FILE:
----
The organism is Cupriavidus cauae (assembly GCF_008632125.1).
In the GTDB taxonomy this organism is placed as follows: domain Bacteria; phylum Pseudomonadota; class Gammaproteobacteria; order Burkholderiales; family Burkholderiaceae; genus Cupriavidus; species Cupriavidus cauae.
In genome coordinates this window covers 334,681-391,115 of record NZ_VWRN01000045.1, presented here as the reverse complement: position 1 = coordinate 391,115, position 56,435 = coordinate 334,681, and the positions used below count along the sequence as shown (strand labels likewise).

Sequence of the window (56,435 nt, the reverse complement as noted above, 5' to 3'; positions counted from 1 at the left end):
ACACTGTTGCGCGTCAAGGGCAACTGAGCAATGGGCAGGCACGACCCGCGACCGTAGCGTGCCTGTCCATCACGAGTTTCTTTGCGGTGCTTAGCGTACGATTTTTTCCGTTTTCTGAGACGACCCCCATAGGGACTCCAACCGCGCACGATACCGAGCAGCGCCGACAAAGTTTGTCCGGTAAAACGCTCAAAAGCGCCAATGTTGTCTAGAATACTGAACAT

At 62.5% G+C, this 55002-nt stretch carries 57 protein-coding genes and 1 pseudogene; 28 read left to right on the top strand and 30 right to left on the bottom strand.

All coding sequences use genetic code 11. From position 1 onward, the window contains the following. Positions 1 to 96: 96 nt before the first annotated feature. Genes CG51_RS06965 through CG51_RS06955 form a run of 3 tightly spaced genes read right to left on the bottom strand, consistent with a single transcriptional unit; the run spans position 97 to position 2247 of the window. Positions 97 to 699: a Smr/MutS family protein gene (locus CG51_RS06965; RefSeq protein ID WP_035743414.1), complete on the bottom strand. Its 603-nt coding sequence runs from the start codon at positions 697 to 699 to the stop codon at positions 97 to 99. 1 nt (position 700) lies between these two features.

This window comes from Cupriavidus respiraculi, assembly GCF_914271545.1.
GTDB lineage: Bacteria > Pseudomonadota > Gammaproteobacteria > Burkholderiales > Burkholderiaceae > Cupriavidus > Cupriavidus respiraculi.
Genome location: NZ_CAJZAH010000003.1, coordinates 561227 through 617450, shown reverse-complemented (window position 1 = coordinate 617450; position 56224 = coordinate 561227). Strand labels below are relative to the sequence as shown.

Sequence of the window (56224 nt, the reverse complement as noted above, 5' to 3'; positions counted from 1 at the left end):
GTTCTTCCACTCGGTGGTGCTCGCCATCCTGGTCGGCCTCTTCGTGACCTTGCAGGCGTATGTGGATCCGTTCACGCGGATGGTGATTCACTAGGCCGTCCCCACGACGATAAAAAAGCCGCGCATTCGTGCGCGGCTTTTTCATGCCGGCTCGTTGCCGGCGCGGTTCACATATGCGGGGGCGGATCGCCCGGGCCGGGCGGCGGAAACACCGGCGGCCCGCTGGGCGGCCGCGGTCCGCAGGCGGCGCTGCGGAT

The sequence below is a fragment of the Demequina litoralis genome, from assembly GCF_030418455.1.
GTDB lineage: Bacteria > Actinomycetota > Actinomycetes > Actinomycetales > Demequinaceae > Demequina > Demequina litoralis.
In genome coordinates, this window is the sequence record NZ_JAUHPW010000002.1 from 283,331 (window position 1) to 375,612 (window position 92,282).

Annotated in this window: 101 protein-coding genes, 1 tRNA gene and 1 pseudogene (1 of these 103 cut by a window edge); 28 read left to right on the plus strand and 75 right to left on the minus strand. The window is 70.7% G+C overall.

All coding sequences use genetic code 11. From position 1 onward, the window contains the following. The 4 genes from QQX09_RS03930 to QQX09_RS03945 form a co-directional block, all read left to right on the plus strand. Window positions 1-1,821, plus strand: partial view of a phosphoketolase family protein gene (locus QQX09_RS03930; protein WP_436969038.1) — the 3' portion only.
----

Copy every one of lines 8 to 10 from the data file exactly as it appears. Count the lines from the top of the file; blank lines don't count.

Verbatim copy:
This window comes from Cupriavidus respiraculi, assembly GCF_914271545.1.
GTDB lineage: Bacteria > Pseudomonadota > Gammaproteobacteria > Burkholderiales > Burkholderiaceae > Cupriavidus > Cupriavidus respiraculi.
Genome location: NZ_CAJZAH010000003.1, coordinates 561227 through 617450, shown reverse-complemented (window position 1 = coordinate 617450; position 56224 = coordinate 561227). Strand labels below are relative to the sequence as shown.